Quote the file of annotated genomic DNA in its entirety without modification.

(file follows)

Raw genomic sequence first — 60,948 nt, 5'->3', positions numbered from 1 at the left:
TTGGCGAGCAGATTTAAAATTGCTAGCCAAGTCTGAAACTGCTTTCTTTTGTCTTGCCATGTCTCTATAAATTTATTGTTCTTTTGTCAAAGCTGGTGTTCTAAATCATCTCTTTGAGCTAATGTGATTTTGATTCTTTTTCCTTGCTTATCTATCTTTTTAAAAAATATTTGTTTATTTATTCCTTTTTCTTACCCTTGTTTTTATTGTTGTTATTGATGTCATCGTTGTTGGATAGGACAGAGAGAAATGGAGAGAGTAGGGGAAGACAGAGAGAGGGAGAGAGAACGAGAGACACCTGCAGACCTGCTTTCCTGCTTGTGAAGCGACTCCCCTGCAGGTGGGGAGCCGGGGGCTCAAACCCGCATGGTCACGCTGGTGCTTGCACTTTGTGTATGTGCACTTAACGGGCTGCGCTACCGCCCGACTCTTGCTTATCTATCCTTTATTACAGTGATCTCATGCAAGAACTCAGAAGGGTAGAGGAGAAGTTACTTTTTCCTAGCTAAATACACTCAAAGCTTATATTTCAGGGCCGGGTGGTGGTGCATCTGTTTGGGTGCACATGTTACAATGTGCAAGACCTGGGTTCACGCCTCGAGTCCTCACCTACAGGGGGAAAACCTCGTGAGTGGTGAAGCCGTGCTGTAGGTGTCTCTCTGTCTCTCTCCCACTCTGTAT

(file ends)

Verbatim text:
Raw genomic sequence first — 60,948 nt, 5'->3', positions numbered from 1 at the left:
TTGGCGAGCAGATTTAAAATTGCTAGCCAAGTCTGAAACTGCTTTCTTTTGTCTTGCCATGTCTCTATAAATTTATTGTTCTTTTGTCAAAGCTGGTGTTCTAAATCATCTCTTTGAGCTAATGTGATTTTGATTCTTTTTCCTTGCTTATCTATCTTTTTAAAAAATATTTGTTTATTTATTCCTTTTTCTTACCCTTGTTTTTATTGTTGTTATTGATGTCATCGTTGTTGGATAGGACAGAGAGAAATGGAGAGAGTAGGGGAAGACAGAGAGAGGGAGAGAGAACGAGAGACACCTGCAGACCTGCTTTCCTGCTTGTGAAGCGACTCCCCTGCAGGTGGGGAGCCGGGGGCTCAAACCCGCATGGTCACGCTGGTGCTTGCACTTTGTGTATGTGCACTTAACGGGCTGCGCTACCGCCCGACTCTTGCTTATCTATCCTTTATTACAGTGATCTCATGCAAGAACTCAGAAGGGTAGAGGAGAAGTTACTTTTTCCTAGCTAAATACACTCAAAGCTTATATTTCAGGGCCGGGTGGTGGTGCATCTGTTTGGGTGCACATGTTACAATGTGCAAGACCTGGGTTCACGCCTCGAGTCCTCACCTACAGGGGGAAAACCTCGTGAGTGGTGAAGCCGTGCTGTAGGTGTCTCTCTGTCTCTCTCCCACTCTGTAT